Boris Leonidovich Pasternak (Russian: Бори́с Леони́дович Пастерна́к) (10 February 1890 – 30 May 1960) was a Nobel Prize-winning Russian poet and writer. In the West he is best known for his epic novel Doctor Zhivago, a tragedy whose events span the last period of Tsarist Russia and the early days of the Soviet Union. It was first translated and published in Italy in 1957. In Russia, however, Boris Pasternak is most celebrated as a poet. My Sister Life, written in 1917, is arguably the most influential collection of poetry published in the Russian language in the 20th century. "Boris Pasternak considered by many the greatest Russian poet of the 20th century, who helped give birth to the dissident movement with the publication of his 'Doctor Zhivago'."
Pasternak was born in Moscow on 10 February, (Julian), 1890 (Gregorian 29 January) into a wealthy Jewish family. His father was a prominent painter, Leonid Pasternak, professor at the Moscow School of Painting, Sculpture, and Architecture, and his mother was Rosa (Raitza) Kaufman, a concert pianist. Pasternak was brought up in a highly cosmopolitan atmosphere, and visitors to his home included pianist and composer Sergei Rachmaninoff, poet Rainer Maria Rilke, and writer Leo Tolstoy.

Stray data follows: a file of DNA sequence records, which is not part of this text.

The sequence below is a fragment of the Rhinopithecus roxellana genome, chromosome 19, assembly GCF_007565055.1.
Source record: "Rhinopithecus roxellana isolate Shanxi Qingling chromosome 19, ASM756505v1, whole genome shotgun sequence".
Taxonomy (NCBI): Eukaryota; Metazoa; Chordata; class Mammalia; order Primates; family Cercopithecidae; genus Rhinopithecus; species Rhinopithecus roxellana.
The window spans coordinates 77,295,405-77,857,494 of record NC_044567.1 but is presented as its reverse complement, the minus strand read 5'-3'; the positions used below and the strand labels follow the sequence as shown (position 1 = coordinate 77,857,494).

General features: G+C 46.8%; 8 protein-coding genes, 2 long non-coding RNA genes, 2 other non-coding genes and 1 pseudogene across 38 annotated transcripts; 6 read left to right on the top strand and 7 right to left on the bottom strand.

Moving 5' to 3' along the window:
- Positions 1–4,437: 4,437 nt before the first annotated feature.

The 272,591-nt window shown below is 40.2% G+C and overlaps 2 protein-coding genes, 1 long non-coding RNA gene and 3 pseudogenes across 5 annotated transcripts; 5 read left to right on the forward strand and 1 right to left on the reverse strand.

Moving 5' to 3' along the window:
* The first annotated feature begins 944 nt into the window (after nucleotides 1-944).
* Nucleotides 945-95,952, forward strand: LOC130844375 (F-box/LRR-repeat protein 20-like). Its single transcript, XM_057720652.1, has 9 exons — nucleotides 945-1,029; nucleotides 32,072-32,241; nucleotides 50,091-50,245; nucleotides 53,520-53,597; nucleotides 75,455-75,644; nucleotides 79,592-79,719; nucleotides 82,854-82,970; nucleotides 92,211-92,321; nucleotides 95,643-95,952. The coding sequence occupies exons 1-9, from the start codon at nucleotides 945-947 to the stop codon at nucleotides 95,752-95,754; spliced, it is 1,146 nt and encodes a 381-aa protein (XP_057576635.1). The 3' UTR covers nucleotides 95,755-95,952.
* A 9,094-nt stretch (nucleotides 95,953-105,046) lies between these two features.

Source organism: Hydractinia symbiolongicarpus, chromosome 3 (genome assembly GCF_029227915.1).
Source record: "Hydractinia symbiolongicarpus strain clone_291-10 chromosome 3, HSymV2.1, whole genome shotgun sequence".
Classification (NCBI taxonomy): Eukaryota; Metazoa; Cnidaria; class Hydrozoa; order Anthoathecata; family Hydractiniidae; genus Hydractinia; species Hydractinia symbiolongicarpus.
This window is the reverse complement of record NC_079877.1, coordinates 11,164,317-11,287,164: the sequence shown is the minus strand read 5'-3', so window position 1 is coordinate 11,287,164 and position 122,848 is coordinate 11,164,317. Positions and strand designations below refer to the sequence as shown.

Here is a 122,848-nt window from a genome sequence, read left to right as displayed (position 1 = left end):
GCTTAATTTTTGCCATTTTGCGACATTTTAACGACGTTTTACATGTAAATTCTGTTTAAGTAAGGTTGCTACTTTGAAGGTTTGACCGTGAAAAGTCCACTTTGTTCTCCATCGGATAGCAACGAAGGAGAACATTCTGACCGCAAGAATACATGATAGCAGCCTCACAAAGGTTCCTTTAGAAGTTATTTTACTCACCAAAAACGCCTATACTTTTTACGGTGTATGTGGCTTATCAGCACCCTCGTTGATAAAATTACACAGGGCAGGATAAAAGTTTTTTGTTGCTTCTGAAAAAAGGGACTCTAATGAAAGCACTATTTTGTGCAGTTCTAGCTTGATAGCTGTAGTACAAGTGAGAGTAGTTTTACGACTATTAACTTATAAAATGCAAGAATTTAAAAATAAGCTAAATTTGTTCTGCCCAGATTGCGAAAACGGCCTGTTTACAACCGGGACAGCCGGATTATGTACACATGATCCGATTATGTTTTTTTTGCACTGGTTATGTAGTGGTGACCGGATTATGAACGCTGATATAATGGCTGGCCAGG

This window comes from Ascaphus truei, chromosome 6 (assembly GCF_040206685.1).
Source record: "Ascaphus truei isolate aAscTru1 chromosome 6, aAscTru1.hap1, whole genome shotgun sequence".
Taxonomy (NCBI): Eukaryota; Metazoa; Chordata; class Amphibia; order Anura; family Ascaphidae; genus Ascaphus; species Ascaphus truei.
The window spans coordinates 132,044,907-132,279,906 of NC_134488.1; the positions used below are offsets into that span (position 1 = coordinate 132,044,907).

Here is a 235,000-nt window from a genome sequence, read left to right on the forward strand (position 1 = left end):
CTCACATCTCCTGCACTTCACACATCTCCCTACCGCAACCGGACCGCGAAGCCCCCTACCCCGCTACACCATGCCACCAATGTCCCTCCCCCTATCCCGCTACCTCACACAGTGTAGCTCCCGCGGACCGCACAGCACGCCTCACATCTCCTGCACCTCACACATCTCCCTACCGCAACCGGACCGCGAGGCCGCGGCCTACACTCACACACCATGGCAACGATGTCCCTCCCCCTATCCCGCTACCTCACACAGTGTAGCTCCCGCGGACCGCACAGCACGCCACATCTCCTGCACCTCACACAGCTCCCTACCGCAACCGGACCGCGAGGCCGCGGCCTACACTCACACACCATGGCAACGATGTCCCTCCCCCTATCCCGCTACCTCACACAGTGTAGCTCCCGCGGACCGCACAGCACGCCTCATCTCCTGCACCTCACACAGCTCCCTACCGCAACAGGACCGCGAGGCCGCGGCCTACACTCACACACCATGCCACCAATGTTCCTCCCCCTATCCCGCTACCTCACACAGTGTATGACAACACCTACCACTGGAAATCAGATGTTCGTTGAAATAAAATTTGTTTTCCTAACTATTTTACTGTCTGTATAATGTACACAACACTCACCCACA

Inspired by his neighbour Alexander Scriabin, Pasternak resolved to become a composer and entered the Moscow Conservatory. In 1910 he abruptly left the conservatory for the University of Marburg, where he studied under Neo-Kantian philosophers Hermann Cohen and Nicolai Hartmann. Although invited to become a scholar, he decided against making philosophy a profession and returned to Moscow in 1914. His first poetry collection, influenced by Alexander Blok and the Russian Futurists, was published later the same year.